EU defends ICC after US sanctions on prosecutor
Iran Press TV
Thursday, 03 September 2020 5:46 PM
The European Union says it will defend the International Criminal Court (ICC) after Washington slapped sanctions on the Hague-based tribunal's top prosecutor probing whether American forces committed war crimes in Afghanistan.
Peter Stano, spokesman for EU diplomatic chief Josep Borrell, told reporters Thursday that the bloc was against attempts to undermine the the world's permanent war crimes court.
"The International Criminal Court is facing persistent external challenges and the European Union stands firm against all attempts to undermine the international system of criminal justice by hindering the work of its core institutions," Stano said.
"We are committed to strengthen our support to the ICC because this is key factor in fighting against impunity. We are standing by the ICC and we are not happy to see steps which are going against the activities of the ICC."
The United States on Wednesday imposed sanctions on ICC prosecutor Fatou Bensouda over her investigation into whether American forces committed war crimes in Afghanistan, US Secretary of State Mike Pompeo said.
Pompeo said Phakiso Mochochoko, the head of the ICC's Jurisdiction, Complementarity and Cooperation Division, had also been blacklisted under sanctions authorized by President Donald Trump in June that allow for asset freezes and travel bans.
The State Department also restricted the issuance of visas for individuals Pompeo said were involved in the court's efforts to investigate US personnel, though he did not name those affected.
Pompeo also said that individuals and entities that continue to materially support Bensouda and Mochochoko would risk exposure to sanctions as well.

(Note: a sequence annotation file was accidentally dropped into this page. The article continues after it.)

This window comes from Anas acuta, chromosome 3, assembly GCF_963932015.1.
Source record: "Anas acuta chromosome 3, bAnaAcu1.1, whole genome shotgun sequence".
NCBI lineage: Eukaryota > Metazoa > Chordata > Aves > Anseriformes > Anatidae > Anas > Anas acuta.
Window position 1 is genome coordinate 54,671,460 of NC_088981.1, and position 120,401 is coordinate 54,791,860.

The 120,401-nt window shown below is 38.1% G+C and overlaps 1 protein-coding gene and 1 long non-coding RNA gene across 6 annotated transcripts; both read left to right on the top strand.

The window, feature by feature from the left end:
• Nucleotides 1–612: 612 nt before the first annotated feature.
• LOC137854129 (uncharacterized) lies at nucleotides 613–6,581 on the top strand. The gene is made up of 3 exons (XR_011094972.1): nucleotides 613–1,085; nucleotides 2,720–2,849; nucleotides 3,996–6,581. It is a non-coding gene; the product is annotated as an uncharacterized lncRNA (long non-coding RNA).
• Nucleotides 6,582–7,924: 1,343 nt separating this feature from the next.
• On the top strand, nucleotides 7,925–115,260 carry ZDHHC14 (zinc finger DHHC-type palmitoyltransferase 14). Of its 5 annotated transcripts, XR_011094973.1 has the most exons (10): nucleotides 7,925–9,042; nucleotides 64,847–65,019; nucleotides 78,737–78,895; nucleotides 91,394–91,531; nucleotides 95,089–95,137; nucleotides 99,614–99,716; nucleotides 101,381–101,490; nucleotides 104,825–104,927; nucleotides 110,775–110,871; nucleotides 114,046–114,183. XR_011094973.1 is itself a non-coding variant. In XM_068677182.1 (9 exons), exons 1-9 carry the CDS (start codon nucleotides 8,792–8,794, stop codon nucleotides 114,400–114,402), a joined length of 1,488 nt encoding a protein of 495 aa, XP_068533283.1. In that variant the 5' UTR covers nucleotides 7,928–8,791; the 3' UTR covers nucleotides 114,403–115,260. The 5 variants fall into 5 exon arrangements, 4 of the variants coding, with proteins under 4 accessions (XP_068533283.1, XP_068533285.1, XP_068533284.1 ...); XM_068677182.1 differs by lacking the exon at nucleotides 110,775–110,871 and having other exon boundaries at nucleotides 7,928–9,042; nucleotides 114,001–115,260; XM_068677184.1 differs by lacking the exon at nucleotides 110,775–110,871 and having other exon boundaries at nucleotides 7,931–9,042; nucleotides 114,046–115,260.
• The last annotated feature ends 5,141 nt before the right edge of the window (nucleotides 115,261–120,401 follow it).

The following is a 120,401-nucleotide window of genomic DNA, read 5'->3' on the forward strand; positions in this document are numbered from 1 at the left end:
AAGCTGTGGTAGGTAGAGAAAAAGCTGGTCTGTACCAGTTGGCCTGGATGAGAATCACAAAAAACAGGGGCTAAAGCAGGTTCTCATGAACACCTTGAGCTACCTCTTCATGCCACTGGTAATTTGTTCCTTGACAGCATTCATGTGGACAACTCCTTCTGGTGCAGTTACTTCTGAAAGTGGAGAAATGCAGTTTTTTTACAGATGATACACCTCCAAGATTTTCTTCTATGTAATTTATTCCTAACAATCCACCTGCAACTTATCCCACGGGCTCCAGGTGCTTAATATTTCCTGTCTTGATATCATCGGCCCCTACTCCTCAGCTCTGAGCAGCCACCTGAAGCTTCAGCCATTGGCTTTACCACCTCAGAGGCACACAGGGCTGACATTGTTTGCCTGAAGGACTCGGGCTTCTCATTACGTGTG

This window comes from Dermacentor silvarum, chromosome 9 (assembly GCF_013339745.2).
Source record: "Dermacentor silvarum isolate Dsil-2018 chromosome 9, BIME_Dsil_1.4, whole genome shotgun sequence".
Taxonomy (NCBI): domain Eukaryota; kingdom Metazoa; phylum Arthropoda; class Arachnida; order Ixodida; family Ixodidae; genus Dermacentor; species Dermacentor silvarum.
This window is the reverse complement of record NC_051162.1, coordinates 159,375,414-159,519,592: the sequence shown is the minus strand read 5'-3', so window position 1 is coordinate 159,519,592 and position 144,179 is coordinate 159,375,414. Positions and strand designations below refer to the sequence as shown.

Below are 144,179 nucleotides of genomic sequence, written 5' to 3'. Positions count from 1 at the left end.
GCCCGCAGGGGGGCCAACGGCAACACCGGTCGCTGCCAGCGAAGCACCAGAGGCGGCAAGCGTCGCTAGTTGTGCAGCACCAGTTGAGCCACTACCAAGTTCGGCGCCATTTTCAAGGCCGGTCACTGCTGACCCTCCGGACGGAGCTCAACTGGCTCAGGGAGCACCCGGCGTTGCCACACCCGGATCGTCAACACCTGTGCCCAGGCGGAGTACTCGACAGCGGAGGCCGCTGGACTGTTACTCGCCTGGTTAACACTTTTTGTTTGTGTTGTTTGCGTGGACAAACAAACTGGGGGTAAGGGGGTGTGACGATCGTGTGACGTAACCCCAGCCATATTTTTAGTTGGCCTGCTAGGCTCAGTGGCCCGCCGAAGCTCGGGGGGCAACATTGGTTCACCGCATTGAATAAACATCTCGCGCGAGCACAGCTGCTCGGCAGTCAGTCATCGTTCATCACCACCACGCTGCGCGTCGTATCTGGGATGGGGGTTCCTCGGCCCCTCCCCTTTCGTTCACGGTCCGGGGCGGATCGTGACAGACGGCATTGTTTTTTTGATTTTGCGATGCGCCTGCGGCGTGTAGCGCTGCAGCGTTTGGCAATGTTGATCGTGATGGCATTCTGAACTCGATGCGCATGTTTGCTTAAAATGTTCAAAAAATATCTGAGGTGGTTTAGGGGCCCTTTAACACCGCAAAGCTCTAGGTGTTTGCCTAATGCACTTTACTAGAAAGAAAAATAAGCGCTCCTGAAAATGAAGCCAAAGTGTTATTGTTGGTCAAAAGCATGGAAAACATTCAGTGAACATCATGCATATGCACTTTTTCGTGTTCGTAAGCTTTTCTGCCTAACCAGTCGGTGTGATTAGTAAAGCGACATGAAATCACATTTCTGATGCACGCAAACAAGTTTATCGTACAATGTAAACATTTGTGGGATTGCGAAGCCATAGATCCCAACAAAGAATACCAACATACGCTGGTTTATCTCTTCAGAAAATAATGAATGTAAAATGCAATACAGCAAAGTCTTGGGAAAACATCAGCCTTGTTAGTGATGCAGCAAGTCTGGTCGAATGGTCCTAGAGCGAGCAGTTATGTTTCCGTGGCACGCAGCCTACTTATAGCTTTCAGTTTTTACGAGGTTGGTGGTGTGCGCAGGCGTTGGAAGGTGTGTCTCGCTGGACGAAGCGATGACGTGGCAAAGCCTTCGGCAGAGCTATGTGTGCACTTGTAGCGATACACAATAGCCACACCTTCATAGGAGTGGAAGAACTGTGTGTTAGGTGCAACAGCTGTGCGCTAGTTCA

Trump in June had authorized sanctions and additional visa restrictions against the ICC personnel probing whether American forces committed war crimes in Afghanistan.
Pompeo at the time warned that if US troops were targeted, those of US allies in Afghanistan risked the same treatment.
Washington has long rejected the ICC's jurisdiction over US citizens, but the court's probe into allegations of atrocities in Afghanistan has seen President Trump's administration turn low-level opposition into a concerted campaign against the institution.
Bensouda was given the go-ahead by the court in March to investigate whether war crimes were committed in Afghanistan by the Taliban, Afghan military and US forces.
In 2006, the ICC's prosecutors opened a preliminary probe into possible war crimes and crimes against humanity committed in the Asian nation since 2003.
In 2017, prosecutor Bensouda asked judges to allow a full-blown probe, not only into the Taliban and Afghan government personnel but also international forces, US troops and members of the CIA.
Washington revoked Bensouda's entry visa last year over the possible Afghanistan inquiry. But under an agreement between the United Nations and Washington, she was still able to regularly travel to New York to brief the UN Security Council on cases it had referred to the court in The Hague.
The ICC also condemned the US administration for imposing sanctions on the international tribunal's prosecutor, describing the ban as an attack on international justice and the rule of law.
The sanctions are "unprecedented and constitute serious attacks against the Court, the Rome Statute system of international criminal justice, and the rule of law more generally," the court said in a statement.
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